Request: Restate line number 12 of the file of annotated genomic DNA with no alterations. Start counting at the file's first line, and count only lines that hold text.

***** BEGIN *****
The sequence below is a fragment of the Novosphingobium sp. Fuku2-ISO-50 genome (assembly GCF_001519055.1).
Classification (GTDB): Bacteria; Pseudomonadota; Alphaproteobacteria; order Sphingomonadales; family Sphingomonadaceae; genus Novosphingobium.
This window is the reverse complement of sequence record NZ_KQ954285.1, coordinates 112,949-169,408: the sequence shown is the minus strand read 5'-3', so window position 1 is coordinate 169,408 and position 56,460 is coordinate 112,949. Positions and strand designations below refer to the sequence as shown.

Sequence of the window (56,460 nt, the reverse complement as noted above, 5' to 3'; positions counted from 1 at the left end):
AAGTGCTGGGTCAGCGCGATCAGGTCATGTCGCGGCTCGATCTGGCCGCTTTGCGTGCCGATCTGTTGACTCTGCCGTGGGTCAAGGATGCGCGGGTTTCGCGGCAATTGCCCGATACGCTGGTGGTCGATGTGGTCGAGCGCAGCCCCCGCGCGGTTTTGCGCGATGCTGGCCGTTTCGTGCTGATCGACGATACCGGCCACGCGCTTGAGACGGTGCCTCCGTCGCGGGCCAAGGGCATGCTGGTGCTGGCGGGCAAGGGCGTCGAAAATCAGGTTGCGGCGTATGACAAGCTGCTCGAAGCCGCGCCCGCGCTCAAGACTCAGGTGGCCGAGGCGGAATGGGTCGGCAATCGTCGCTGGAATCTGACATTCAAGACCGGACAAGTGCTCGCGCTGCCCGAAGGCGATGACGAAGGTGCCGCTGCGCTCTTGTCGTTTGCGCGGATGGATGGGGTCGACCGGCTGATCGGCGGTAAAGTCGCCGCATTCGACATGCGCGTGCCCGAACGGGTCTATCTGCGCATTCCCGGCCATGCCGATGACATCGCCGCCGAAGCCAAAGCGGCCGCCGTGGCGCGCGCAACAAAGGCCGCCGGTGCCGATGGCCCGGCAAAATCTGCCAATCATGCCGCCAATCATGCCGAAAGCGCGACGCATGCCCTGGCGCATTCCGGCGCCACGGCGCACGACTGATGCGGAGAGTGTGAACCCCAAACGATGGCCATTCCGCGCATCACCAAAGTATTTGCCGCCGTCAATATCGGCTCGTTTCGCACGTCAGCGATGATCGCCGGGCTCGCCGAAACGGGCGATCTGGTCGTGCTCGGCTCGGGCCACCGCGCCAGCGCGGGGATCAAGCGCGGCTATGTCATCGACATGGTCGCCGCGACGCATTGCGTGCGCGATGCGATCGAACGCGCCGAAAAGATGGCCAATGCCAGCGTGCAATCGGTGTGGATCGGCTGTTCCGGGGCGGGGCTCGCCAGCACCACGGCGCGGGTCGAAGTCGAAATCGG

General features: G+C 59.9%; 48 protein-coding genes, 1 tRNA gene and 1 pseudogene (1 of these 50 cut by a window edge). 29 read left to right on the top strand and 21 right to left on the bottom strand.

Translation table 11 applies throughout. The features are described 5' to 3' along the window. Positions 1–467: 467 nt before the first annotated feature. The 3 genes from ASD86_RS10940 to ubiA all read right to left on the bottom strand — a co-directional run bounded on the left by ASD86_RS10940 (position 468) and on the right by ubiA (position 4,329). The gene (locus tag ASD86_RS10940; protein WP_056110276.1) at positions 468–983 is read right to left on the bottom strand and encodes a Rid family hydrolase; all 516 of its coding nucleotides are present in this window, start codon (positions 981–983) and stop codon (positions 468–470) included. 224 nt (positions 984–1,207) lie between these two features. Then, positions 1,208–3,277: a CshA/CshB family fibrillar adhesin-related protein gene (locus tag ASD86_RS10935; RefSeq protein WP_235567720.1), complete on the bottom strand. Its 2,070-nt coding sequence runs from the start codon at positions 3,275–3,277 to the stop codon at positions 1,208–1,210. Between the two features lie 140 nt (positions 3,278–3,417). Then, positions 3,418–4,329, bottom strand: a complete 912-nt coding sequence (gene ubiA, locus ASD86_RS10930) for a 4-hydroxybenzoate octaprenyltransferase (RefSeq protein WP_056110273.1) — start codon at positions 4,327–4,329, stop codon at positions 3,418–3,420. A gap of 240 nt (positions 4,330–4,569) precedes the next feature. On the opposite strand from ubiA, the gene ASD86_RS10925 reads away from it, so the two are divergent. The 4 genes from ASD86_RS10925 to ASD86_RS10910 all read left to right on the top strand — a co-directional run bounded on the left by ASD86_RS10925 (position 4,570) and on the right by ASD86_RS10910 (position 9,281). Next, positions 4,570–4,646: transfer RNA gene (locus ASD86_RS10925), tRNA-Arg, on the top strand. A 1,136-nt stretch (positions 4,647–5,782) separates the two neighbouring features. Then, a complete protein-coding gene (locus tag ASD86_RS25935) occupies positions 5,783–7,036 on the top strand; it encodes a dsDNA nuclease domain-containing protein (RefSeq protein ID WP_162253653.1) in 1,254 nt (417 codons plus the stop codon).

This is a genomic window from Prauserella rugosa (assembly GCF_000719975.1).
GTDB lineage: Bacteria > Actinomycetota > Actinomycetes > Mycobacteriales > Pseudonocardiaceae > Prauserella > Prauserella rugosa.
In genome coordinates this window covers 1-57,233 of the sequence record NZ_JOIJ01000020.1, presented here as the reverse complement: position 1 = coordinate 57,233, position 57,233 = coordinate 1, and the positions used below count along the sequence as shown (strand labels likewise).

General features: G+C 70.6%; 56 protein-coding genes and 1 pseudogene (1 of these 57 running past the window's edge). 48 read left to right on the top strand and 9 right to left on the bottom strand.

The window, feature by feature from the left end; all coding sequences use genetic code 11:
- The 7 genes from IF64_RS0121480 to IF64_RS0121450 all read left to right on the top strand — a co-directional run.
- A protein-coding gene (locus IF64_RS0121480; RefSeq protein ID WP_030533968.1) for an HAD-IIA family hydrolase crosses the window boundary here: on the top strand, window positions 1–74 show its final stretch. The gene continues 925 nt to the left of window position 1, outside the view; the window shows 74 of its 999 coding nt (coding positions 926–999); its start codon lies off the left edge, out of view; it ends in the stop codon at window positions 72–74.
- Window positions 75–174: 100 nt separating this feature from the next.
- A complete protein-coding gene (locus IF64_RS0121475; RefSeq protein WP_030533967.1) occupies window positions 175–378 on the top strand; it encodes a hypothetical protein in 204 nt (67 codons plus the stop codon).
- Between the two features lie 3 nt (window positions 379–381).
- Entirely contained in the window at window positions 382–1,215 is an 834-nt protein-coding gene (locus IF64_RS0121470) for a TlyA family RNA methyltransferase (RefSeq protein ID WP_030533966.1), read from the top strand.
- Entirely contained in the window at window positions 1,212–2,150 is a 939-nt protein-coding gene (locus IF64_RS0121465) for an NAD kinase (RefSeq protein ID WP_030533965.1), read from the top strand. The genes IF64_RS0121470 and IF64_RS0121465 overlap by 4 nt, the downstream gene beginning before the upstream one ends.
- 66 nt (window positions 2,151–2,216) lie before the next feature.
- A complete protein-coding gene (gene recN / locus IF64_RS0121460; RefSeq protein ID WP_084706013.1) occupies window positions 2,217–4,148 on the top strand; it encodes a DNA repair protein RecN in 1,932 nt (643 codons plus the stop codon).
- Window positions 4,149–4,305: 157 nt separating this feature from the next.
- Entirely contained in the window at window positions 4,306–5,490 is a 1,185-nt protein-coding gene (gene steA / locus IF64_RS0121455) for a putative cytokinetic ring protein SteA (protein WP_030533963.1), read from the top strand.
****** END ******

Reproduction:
The window, feature by feature from the left end; all coding sequences use genetic code 11: